Are you interested in Alternate Data Streams? It is a feature offered by the NTFS file system. In this post, Bestitguide will introduce this feature to you and show you how to use/manage it.
What Are Alternate Data Streams
Alternate Data Streams (ADS) is a file attribute only found on the NTFS file system. It allows each file in the NTFS file system to have multiple data streams, which means that in addition to the primary data stream file, there can also be many non-primary data streams file lodged in the primary data stream file.
- What is the primary data stream? It is also called the unnamed data stream, referring to the standard content of a file or directory, which is usually visible to users. The primary data stream file is the host file and you can see it in Windows Explorer.
- What is non-primary data stream? The non-primary data stream is the data stream having a name. These data streams are so-called alternate data streams. They are invisible to users and you can’t see them in Windows Explorer.
What Can You Do with NTFS Alternate Data Streams
Alternate Data Streams were originally designed to be compatible with Macintosh’s HFS+ file system. Using this technology, you can write related data in a file resource (in the form of Alternate Data Streams). And the written data can be extracted using a very simple method. Then, you can read it or even execute it as an independent file.
Alternate Data Streams also has other features, for example:
- It can identify high risk files that shouldn’t be accessed.
- The Windows Attachment Manager uses ADS as a file scanner to check whether the downloaded file is safe.
- The SQL Database server uses ADS to maintain database integrity.
- Citrix’s virtual memory uses ADS to boost DLL loading speed.
- Anti-virus applications like Kaspersky use ADS to enhance the scanning technology.
- It can store data related to the file like keywords, summaries, sound files, images, etc.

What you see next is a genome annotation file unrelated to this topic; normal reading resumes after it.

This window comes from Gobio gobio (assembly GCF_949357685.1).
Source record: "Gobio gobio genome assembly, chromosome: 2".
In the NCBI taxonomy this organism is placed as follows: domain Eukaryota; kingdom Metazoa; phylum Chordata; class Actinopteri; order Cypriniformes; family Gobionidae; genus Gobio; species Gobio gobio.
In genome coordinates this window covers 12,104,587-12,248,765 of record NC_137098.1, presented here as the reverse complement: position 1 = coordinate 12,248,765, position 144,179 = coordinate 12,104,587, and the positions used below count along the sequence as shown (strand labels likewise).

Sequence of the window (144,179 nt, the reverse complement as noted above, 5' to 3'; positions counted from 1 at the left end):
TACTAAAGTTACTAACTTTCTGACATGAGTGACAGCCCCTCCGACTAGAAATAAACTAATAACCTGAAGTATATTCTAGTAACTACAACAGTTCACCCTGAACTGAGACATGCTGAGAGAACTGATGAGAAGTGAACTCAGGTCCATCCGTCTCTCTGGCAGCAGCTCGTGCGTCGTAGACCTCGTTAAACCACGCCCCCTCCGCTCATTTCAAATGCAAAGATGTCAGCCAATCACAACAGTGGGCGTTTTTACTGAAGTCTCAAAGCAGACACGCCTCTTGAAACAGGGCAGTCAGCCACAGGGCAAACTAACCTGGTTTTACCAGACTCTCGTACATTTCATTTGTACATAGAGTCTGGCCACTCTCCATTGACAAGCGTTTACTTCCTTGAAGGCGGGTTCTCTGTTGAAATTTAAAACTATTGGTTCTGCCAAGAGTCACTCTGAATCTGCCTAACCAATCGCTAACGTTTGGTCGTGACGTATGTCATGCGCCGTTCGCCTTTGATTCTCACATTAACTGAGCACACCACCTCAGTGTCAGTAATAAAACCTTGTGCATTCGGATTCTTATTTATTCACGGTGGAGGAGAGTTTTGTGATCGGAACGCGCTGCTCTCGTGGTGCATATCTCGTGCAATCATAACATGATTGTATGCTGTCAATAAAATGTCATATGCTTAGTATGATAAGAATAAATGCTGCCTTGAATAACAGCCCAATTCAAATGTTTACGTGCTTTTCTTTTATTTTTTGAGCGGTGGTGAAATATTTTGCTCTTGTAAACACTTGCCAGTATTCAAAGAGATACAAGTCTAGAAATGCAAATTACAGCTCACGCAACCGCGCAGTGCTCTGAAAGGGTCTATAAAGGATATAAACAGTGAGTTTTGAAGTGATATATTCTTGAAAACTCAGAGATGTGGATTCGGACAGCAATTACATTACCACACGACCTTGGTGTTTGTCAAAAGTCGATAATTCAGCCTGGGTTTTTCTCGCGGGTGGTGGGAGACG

- It can hide files. The Alternate Data Streams files can’t be seen and the host file will not become bigger or have any changes.
However, because the Alternate Data Streams file is covert and executable, many hackers will use it to make viruses.
Creating an Alternate Data Stream
Creating an Alternate Data Stream is not rocket science; it’s extremely easy.
Basic DOS commands like type can be used, in conjunction with the [ > ] redirect symbol and [ : ] colon symbol, to fork a file into another file.
Let’s demonstrate the steps of using ADS to hide information in a file.
Step 1: Open the terminal and create a text file
C:> echo Today is going to be a great day > file1.txt
This command saves the given string to a text file called file1.txt
Step 2: Confirm the contents of the file
Let’s now confirm the contents of the file by using the type command, as shown below.
C:> type file1.txt
Everything is working well, just as expected. Then, let’s check the directory listing.
C:> dir file1.txt
Step 3: Append new content to the hidden file
Let’s execute the following command:
C:> echo The sun is all up and the coast is clear > file1.txt:hidden
It appears that we have created a new file called file1.txt:hidden, which is not the case.
We have just created an Alternate Data Stream within the file1.txt file under the name ‘hidden’.
The filenamed file1.txt:hidden does not exist.
In fact, if we try to examine its contents, the Windows prompt will return an error, as illustrated below.
C:> type file1.txt:hidden
However, we can reveal the contents of the file, as shown below.
C:> more < file1.txt:hidden
The sun is all up and the coast is clear
Remember, the ‘original’ data stream is still there.
C:> type file1.txt
Yet, when we check the directory, there’s only one file, which is file1.txt.
C:> dir file1*
Here are three interesting points to note about the last directory listing.